Latest California Healthline Stories
The Crisis Is Officially Ending, but Covid Confusion Lives On
The public health emergency declaration for covid-19 ends May 11, ushering in major changes in how Americans can access and pay for the vaccines, treatments, and tests particular to the culprit coronavirus. But not everyone will experience the same changes, creating a confusing patchwork of coverage — not unlike health coverage for other diseases. Meanwhile, outside advisers to the FDA formally recommended allowing a birth control pill to be sold without a prescription. If the FDA follows the recommendation, it would represent the first over-the-counter form of hormonal contraception. Margot Sanger-Katz of The New York Times, Tami Luhby of CNN, and Joanne Kenen of the Johns Hopkins Bloomberg School of Public Health and Politico join KFF Health News’ Julie Rovner to discuss these issues and more. Plus for “extra credit” the panelists suggest health policy stories they read this week they think you should read, too.
How One Patient’s Textured Hair Nearly Kept Her From a Needed EEG
An EEG can help diagnose conditions like epilepsy, sleep disorders, and brain tumors. But a design flaw and outdated Eurocentric practices make the test less effective on thicker, denser, and curly hair types, potentially excluding or deterring some people from getting screened.
Social Media Is Fueling Enthusiasm for New Weight Loss Drugs. Are Regulators Watching?
Online platforms are overflowing with testimonials for GLP-1s. The drugs show promise for inducing weight loss, but many aren’t FDA-approved for that use.
Feds Launch Criminal Investigation Into ‘AGGA’ Dental Device and Its Inventor
KFF Health News and CBS News recently reported that multiple lawsuits allege the device has led to grievous injuries to patients’ mouths, resulting in loss of teeth.
FDA Evaluates ‘Safety Concerns’ Over Dental Devices Featured in KHN-CBS Investigation
A KHN and CBS News investigation found that a dental appliance called the AGGA has been used by more than 10,000 patients, and multiple lawsuits allege it has caused grievous harm to patients.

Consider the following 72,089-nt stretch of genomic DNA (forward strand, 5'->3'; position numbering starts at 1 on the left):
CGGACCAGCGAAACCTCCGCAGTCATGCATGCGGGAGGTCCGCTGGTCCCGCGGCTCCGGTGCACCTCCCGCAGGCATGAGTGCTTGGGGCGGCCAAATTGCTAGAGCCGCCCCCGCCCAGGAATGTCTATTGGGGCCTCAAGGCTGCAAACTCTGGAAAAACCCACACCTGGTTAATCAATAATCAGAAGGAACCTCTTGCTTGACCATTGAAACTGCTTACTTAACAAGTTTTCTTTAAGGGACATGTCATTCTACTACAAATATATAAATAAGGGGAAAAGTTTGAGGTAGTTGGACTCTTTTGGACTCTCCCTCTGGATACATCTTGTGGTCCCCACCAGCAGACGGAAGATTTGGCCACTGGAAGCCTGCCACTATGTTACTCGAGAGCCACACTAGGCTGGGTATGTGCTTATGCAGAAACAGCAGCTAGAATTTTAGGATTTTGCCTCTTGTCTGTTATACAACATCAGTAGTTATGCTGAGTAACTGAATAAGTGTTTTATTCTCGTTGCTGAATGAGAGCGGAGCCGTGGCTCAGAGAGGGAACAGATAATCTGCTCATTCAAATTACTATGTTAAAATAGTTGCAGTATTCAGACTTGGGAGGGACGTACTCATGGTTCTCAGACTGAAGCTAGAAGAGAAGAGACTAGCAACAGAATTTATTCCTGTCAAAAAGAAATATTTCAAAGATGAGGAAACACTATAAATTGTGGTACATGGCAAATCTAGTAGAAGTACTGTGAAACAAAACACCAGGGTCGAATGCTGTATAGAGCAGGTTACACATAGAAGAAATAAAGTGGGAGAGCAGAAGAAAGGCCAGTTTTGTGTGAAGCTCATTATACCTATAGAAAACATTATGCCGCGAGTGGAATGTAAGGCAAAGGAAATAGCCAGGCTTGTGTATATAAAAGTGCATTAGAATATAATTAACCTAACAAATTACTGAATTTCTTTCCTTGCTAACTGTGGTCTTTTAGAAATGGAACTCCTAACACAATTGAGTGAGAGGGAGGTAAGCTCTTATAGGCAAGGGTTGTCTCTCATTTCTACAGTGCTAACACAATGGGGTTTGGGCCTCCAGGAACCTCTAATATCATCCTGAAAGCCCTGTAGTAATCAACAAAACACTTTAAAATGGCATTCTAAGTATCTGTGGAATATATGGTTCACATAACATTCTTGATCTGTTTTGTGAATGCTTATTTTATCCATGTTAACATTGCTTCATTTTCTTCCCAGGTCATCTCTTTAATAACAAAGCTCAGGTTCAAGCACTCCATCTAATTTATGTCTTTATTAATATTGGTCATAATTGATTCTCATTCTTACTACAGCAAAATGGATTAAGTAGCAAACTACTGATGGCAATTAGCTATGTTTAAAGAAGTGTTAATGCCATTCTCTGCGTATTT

A Secret Weapon in Preventing the Next Pandemic: Fruit Bats
New research links habitat destruction with the spillover of viruses from animals to humans.
Behavioral Telehealth Loses Momentum Without a Regulatory Boost
As flexible treatment options spurred by the covid pandemic wane, patients relying on medications classified as controlled substances worry that without action to extend the loosened rules, it’ll be harder to get their meds.
As STDs Proliferate, Companies Rush to Market At-Home Test Kits. But Are They Reliable?
The popularity of at-home covid tests has amplified calls from public health researchers and diagnostic companies to make home testing similarly routine for sexually transmitted diseases. But FDA guidelines are lagging.
Listen: How Does Human Composting Work?
California Healthline’s Bernard J. Wolfson went on the air to explain a new California law that will allow people to have their bodies reduced to compost after death, an alternative to the traditional-but-toxic methods of cremation and burial.
As Links to MS Deepen, Researchers Accelerate Efforts to Develop an Epstein-Barr Vaccine
Recent leaps in medical research have lent urgency to the quest to develop a vaccine against Epstein-Barr, a ubiquitous virus that has been linked to a range of illnesses, from mononucleosis to multiple sclerosis and several cancers.